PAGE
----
Your value system doesn’t seem to have a lot in it for us dead white males. Is there any redeeming feature (from our POV) to prevent us from dismissing it as contrary to our interests?

  48. #48 Rob Knop
    June 14, 2007

    Mecha–

    I’m REALLY not interested in talking to you in particular about this any more.

  49. #49 Mecha
    June 14, 2007

    Lemming: As Rob isn’t interested in talking to me anymore, this’ll be my final post on this thread. (I won’t talk about any of the other topics, I don’t want to play a last word game.)

    What’s in it for white males (I’m assuming you’re not dead?) I thought that question was answered already. Real equality. Recognizing privilege, and how it has benefitted you, is part of tearing down the inequalities through personal action and societal change. It does require giving some things up (hiring inequality, stereotypical beliefs about ), but it also means gaining some things too (freedom to be as ‘masculine’ or ‘feminine’ as you want, the ability to relate to women without them being explicitly afraid of rape or sex pressure just because you’re a man because society told them that’s what men want.) It’s a real complex situation, and I can’t go into it in detail. But nobody says it’s easy.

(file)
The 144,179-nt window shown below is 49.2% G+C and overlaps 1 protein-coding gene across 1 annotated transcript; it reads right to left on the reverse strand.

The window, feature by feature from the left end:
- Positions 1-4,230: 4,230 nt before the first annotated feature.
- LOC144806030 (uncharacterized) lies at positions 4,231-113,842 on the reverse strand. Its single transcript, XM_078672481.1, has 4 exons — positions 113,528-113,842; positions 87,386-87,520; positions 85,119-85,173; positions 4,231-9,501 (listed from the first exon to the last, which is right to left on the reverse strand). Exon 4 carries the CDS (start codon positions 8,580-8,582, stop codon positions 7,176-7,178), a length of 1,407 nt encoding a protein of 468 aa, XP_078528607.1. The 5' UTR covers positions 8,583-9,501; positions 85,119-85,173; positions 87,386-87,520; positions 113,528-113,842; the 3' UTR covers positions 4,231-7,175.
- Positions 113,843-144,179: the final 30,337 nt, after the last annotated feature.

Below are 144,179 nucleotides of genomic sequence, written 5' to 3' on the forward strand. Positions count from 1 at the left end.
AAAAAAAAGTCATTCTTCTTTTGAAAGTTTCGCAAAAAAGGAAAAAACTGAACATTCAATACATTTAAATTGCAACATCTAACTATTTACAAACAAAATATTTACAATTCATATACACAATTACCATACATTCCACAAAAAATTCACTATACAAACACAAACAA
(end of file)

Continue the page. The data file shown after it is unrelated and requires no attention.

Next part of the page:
-Mecha

  50. #50 Rob Knop
    June 14, 2007

    At the risk of being rude, how much will the scientific establishment care about your level of advocacy if you leave academia?

    It won’t matter one iota.

    It doesn’t really matter now.

    My point is not that I’m so valuable that people have to avoid pissing me off to keep me on their side. My point is that what I’m experiencing is something that a lot of people experience. They would fight for the cause, except that there is at *least* the perception, and I argue the reality, that if you don’t fight to the extremes that are demanded by the “witch hunt” crowd, you end up being tarred by them as just one more part of the problem. Which is frustrating and disheartening and tends to make people throw up their hands. Which, in turn, hurts the cause in long run.